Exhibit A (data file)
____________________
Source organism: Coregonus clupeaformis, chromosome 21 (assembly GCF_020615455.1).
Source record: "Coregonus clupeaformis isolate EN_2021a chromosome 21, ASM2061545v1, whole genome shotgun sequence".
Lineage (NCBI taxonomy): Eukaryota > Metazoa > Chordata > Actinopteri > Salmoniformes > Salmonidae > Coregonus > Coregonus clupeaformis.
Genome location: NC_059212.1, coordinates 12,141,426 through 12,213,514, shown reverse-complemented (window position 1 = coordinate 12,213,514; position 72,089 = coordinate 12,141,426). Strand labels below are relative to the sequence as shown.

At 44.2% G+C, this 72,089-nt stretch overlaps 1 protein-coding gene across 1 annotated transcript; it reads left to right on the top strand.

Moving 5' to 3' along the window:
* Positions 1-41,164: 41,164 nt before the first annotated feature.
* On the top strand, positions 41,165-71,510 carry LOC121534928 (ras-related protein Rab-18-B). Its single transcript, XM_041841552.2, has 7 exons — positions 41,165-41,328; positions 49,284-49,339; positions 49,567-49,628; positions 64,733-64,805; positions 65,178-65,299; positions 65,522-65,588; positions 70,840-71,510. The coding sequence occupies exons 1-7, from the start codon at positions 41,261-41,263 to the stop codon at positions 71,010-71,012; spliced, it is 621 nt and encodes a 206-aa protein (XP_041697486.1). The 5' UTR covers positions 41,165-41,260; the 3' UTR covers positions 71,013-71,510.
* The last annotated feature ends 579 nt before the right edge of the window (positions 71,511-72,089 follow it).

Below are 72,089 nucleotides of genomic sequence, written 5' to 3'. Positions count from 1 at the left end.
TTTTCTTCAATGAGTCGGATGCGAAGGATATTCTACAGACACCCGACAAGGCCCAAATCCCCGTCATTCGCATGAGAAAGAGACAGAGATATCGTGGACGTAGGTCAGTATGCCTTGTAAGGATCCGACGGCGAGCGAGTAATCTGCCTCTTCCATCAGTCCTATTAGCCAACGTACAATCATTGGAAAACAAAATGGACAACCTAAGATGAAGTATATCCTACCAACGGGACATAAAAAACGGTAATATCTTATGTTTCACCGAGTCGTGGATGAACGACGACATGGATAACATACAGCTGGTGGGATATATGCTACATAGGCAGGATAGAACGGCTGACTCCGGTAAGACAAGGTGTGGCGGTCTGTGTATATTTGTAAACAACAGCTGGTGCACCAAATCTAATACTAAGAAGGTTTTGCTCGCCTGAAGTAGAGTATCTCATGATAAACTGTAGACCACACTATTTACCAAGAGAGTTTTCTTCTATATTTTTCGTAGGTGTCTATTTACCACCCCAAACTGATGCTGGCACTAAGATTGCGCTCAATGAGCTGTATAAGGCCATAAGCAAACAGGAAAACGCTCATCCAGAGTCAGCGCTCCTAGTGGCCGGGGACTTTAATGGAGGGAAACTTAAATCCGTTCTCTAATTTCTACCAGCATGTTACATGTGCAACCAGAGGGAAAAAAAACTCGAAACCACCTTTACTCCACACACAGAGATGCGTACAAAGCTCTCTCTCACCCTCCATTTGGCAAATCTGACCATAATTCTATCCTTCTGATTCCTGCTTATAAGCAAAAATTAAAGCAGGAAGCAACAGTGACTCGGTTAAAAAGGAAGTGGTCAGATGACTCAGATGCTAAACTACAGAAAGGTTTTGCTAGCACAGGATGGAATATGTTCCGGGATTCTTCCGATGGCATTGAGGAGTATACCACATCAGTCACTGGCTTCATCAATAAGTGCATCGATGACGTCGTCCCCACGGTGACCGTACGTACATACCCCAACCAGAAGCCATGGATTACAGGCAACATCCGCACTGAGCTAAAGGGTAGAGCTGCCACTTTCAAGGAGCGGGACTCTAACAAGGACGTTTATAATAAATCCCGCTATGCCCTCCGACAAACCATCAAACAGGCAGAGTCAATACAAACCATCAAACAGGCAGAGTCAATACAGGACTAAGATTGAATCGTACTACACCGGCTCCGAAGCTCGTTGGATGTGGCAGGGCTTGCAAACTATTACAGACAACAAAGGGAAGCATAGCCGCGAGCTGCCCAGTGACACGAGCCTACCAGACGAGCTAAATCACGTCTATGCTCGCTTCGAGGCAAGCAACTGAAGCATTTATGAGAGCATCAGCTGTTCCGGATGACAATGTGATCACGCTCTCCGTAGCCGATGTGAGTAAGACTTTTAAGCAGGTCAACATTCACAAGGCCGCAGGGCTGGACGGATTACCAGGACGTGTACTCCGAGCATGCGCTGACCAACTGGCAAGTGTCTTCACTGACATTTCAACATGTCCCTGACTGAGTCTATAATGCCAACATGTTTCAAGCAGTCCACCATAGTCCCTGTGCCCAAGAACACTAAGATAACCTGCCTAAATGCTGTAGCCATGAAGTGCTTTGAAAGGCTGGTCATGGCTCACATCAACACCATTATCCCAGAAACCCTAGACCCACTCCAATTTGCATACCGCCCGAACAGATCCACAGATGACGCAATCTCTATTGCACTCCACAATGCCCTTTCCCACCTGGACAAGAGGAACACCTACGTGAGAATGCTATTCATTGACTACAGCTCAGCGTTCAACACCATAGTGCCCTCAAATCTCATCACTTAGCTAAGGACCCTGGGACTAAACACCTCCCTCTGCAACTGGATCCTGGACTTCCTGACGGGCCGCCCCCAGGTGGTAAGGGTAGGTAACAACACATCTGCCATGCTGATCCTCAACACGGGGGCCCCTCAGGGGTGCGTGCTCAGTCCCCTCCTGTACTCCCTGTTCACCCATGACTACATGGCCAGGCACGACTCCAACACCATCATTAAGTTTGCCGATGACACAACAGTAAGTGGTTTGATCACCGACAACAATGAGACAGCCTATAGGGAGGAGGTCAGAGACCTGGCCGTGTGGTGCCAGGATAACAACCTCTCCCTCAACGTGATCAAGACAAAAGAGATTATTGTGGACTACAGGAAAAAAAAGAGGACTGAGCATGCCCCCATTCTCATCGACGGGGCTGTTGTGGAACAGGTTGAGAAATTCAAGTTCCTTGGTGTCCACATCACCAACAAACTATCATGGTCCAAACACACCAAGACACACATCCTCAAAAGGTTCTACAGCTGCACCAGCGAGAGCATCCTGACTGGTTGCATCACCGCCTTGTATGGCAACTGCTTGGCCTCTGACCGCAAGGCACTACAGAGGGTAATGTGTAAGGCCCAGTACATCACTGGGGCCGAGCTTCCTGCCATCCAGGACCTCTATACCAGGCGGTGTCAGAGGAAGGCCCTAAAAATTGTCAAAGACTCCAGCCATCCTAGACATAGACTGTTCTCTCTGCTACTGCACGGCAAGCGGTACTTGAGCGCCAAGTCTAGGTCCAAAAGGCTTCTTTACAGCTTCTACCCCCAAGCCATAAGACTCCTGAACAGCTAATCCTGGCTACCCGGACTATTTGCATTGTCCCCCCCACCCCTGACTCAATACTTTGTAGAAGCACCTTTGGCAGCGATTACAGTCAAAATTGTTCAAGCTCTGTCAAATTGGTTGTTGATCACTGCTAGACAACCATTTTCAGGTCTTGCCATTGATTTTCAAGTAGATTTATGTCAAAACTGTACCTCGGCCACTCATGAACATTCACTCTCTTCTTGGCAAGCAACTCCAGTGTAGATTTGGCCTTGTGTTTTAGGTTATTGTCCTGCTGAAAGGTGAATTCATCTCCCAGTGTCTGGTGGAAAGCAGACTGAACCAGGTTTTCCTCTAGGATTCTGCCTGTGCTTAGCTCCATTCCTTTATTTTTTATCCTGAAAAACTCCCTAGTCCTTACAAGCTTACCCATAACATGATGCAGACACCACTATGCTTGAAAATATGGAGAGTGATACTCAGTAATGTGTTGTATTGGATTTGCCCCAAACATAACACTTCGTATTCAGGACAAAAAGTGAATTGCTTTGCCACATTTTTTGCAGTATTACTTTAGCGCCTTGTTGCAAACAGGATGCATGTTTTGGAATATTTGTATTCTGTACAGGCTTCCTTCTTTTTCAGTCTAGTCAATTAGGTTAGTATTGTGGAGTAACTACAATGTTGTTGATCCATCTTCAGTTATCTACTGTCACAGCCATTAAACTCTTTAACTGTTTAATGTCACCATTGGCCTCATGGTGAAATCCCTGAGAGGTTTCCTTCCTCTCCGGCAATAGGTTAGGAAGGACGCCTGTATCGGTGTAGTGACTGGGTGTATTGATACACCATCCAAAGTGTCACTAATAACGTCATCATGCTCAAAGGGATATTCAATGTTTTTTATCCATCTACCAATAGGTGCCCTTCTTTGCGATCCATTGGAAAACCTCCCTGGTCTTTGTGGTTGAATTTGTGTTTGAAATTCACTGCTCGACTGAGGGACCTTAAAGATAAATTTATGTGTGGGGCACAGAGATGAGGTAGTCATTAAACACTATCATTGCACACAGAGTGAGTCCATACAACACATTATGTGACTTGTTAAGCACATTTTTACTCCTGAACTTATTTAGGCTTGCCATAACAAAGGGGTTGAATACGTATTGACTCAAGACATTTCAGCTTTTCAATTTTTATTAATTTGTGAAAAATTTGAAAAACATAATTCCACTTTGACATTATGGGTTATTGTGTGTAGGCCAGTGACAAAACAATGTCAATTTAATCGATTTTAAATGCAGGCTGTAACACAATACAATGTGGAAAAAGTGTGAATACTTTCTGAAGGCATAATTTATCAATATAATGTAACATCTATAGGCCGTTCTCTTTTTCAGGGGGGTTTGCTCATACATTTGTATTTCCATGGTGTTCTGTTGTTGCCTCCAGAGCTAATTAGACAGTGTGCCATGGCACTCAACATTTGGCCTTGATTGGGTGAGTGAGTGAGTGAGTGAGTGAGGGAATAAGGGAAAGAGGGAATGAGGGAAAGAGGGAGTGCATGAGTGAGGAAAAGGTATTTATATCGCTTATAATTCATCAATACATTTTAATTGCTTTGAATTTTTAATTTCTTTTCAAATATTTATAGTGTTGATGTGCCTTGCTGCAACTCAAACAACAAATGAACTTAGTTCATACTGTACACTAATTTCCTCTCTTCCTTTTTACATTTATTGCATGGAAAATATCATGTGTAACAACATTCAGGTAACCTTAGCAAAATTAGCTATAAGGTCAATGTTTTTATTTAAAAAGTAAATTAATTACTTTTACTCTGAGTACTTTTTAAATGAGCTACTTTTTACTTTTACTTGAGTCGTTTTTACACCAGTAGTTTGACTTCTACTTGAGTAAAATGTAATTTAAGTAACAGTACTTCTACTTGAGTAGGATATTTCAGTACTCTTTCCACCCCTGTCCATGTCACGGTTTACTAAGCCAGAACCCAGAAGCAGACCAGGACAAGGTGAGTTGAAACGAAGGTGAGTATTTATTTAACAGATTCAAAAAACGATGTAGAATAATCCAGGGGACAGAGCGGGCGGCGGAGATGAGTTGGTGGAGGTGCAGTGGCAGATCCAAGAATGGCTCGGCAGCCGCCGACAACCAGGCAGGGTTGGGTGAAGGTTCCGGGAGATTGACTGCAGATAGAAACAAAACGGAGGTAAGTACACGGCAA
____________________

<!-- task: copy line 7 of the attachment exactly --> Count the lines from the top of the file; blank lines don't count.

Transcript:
* Positions 1-41,164: 41,164 nt before the first annotated feature.